William Martin Joel was born on 9 May 1949 in the Bronx, New York. He fought as a welterweight boxer during his teenage years and was only 16 years old when he played piano on The Shangri-Las‘ 1964 hits, Remember (Walkin’ In The Sand) and Leader of the Pack.
He next recorded a pretzel commercial with Chubby Checker, but by 1970 he was playing distorted organ in a heavy metal duo called Attila. He and his musical partner, Jon Small, released one album, Hour Of The Wolf – featuring a cover photo depicting the pair dressed as barbarians – which was not successful.
In 1971 he played piano at LA’s Executive Room under the name ‘Bill Martin’, which eventually provided the inspiration for the song Piano Man.
Joel became depressed and spent some time in a mental hospital after trying to commit suicide by drinking a bottle of Pledge furniture polish. “It had the skull and crossbones on it so I thought that might do it. All I ended up doing was farting furniture polish”.
Following successful psychiatric help, Joel released his first solo record in 1973, Cole Spring Harbor, followed by Piano Man, which received critical acclaim.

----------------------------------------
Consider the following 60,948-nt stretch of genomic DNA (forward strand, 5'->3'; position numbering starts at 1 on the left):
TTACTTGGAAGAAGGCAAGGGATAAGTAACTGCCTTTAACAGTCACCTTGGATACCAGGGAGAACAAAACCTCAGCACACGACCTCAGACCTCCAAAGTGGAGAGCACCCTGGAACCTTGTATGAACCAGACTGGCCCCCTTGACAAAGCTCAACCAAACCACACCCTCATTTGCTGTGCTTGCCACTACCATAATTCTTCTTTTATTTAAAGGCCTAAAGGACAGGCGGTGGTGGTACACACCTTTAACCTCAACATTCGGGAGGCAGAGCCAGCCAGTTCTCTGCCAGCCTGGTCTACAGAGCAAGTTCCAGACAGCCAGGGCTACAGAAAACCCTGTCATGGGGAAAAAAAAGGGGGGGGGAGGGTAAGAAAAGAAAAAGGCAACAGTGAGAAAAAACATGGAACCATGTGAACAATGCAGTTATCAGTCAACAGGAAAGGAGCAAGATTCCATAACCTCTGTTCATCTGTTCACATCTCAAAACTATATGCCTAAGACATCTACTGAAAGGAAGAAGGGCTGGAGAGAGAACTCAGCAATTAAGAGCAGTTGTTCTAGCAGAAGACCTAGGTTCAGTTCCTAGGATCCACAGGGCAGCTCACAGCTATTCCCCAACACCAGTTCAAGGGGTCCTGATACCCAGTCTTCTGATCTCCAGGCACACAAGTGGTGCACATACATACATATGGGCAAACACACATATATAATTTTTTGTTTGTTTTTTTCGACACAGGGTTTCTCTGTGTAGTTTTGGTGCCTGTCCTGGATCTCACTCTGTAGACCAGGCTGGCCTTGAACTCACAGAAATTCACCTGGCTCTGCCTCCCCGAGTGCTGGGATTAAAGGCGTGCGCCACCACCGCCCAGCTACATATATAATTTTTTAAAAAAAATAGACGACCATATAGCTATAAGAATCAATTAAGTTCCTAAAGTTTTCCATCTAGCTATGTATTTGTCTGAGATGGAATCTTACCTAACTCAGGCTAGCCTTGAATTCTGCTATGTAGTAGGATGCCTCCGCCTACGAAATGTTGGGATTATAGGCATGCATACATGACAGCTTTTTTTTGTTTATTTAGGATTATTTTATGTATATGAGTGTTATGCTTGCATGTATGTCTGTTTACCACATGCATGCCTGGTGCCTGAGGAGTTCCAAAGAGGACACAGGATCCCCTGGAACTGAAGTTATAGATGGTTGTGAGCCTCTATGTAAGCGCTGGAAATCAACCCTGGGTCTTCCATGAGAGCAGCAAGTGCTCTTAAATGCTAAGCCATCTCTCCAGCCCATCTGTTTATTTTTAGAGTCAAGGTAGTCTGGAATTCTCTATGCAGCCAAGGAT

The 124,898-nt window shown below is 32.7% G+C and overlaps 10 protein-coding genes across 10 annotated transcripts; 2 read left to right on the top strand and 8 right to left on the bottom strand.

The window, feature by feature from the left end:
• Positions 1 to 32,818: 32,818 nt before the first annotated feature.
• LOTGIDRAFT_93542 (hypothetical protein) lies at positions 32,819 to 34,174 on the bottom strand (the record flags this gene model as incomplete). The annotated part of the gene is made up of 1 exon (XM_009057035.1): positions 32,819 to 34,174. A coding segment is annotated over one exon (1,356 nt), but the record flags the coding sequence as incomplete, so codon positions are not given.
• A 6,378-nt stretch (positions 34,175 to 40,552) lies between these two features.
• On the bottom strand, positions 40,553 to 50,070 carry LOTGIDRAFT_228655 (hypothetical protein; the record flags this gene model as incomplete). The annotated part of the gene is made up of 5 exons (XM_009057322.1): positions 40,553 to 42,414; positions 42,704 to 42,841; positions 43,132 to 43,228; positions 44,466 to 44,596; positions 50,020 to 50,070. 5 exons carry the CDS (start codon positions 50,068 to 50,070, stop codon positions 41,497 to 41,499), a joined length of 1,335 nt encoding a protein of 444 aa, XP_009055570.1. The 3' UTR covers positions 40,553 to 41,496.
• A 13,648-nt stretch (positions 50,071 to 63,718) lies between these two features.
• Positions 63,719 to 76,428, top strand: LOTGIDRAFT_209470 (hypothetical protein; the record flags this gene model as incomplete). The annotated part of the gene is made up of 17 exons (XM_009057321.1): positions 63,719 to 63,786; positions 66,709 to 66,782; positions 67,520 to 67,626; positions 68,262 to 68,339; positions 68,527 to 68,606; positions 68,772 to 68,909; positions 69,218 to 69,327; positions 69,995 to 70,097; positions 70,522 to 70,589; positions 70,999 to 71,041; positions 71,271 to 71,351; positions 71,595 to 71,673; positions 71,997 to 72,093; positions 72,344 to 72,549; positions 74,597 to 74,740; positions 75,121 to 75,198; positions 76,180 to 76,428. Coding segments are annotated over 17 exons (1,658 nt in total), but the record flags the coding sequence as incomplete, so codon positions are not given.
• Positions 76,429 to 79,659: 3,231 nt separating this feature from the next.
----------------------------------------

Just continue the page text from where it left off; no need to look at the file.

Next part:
In 1977 Joel’s album, The Stranger, was a huge success and went platinum, selling more than seven million copies, with the song, Just the Way You Are, winning a Grammy.
This success paved the way for the next five years, as Joel continued to sell millions and win awards.
The crowning glory of this breakthrough album was arguably Scenes From An Italian Restaurant – a complex, flawless and obsessively detailed three-part saga about nostalgia, dashed expectations, Long Island, and Long Island accents, reminiscent of early Springsteen.
The Irving Berlin of suburbia packed an entire Broadway musical into seven and a half minutes, as he told the story of Brenda and Eddie, popular kids who marry young, then flameout and divorce.
The album also prompted Joel’s biggest tour to date, playing 54 shows in the US and Europe in the Autumn of 1977.
His success was interrupted in 1982 when Joel separated from his wife, Elizabeth Weber, whom he had married in 1973, and he also broke his wrist in an accident. Perhaps as a result of these difficulties, his next album, The Nylon Curtain, did not do as well as his earlier hits.
But by 1985 Joel was back on form. His album, An Innocent Man, was a great success, and he had re-married – this time to model Christie Brinkley (they would later divorce).
1989 brought new non-musical troubles for Joel and a court case ensued between Joel and his former manager and brother-in-law, Frank Weber. Joel was accusing Frank of fraud and stealing $90 million from him.
The case was settled in 1991, with Joel awarded $2 million.
Despite these problems, Joel’s music success continued, and in 1991 he was awarded the Grammy Living Legend award. He was inducted into the Rock & Roll Hall Of Fame in March 1999.
In recent years his classic songs have provided the musical accompaniment to the successful Broadway musical, Movin’ Out.